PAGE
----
Triangulum Galaxy

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Triangulum Galaxy
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Almost every galaxy is giving birth to at least a few stars. But a giant stellar nursery on the rim of M33, the Triangulum Galaxy, takes starbirth to the extreme. It is giving birth to thousands of stars — including many that are among the hottest, brightest, and most massive yet seen.

M33 is the third-largest member of the Local Group, a collection of scores of galaxies. The Milky Way and the Andromeda Galaxy are its largest members. M33 is about half the diameter of the Milky Way, and contains perhaps one-tenth as many stars.

Several loosely wound spiral arms wrap around its nucleus. The arms contain huge amounts of gas and dust — the raw materials for new stars. Much of it congregates in a collection of stellar nurseries.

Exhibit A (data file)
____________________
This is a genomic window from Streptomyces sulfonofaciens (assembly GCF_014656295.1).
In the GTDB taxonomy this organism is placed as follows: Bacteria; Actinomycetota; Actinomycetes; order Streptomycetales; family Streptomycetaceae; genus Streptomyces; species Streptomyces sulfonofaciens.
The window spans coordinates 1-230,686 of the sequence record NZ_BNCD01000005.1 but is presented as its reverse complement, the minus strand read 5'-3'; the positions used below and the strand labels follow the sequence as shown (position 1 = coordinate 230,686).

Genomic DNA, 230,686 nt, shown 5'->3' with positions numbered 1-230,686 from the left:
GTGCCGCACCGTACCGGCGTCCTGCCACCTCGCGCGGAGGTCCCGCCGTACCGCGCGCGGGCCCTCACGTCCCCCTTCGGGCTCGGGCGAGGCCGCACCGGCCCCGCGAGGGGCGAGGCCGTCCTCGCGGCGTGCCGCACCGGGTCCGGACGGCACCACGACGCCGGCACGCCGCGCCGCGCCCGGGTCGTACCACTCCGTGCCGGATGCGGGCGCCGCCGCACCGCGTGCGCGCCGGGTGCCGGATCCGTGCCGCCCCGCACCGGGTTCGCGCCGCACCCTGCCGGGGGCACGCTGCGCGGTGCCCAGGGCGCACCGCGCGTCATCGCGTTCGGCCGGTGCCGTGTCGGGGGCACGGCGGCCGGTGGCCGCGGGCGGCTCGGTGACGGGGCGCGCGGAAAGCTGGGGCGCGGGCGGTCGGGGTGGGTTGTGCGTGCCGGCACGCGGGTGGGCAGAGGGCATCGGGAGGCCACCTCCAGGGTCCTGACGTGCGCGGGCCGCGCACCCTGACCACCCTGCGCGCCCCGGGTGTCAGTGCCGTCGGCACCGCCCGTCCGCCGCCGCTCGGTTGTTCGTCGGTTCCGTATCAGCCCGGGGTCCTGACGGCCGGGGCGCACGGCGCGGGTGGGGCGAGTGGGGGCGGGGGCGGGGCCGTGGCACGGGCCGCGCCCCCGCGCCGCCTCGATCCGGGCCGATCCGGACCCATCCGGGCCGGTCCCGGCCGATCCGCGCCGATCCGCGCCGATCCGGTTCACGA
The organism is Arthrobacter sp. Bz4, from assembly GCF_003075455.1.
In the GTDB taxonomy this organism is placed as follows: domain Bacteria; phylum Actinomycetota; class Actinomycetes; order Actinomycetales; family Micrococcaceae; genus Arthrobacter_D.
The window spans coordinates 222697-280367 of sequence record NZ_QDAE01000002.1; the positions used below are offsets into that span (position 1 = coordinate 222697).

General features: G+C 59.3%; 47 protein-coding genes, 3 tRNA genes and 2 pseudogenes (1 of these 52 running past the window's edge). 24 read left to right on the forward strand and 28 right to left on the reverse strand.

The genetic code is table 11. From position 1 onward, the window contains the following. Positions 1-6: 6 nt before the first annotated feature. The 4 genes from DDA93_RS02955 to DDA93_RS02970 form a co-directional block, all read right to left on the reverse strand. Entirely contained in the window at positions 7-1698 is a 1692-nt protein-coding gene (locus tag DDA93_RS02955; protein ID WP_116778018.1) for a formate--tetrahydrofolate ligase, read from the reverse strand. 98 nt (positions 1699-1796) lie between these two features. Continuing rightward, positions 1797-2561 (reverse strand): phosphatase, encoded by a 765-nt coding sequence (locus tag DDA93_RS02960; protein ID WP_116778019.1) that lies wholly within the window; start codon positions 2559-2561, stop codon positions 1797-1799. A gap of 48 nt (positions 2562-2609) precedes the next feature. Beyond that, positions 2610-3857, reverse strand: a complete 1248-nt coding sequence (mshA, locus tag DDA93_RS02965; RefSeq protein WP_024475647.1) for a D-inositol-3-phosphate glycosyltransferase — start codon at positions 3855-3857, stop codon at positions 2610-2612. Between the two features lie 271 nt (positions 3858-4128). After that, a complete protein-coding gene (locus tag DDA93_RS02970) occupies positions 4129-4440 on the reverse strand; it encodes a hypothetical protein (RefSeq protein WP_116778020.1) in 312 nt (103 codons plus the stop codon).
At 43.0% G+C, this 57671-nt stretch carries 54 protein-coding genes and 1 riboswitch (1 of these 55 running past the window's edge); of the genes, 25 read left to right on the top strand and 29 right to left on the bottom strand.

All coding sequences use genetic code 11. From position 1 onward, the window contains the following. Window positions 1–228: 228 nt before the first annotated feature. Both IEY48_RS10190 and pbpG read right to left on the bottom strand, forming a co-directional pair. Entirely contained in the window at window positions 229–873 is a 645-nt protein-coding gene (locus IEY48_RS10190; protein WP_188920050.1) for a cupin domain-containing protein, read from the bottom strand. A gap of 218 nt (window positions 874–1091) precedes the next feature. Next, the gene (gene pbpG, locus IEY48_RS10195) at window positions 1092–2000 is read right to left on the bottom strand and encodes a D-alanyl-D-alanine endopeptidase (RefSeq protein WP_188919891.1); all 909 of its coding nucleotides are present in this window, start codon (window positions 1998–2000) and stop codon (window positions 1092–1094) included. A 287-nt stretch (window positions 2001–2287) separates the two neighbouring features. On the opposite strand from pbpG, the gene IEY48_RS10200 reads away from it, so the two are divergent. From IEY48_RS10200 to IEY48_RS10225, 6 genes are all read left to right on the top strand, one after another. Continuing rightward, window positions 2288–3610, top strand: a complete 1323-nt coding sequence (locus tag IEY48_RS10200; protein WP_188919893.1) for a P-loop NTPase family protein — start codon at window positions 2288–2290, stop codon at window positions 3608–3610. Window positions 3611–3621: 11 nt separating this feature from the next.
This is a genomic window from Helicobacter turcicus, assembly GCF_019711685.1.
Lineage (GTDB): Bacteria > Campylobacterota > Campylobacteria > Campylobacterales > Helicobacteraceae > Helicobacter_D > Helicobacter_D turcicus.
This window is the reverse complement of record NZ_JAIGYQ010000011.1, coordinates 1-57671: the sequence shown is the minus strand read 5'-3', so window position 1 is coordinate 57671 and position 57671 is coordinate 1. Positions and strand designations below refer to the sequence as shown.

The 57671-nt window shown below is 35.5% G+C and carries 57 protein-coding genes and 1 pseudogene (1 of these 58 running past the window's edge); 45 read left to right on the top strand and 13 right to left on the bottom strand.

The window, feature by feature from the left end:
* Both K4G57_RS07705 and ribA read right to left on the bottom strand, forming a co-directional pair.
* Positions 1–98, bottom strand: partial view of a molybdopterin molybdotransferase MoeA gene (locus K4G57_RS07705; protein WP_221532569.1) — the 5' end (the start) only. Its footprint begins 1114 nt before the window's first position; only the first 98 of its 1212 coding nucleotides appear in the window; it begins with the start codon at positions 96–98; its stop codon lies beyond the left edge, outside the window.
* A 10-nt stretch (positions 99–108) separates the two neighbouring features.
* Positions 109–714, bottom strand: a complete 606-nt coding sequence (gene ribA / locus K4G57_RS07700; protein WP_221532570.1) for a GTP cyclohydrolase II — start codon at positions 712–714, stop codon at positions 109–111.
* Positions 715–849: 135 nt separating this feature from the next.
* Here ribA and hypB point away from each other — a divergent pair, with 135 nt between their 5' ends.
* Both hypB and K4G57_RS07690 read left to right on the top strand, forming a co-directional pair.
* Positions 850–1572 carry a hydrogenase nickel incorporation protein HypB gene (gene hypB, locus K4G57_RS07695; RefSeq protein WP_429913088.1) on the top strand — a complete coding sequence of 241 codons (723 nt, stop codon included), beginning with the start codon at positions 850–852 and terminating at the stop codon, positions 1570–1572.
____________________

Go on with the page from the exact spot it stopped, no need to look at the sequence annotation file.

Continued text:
The largest is NGC 604. It’s about 6,000 times brighter than the Orion Nebula, the closest major nursery to Earth.

NGC 604 is only a few million years old, but it’s already given birth to about 200 superstars — up to 120 times the mass of the Sun. Many of them will explode.

M33 is about three million light-years away, in the constellation Triangulum, which is low in the east-northeast as night falls. Under especially dark skies, the galaxy is just visible to those with good eyesight. Everyone else needs help to see this busy galaxy.
 

Script by Damond Benningfield

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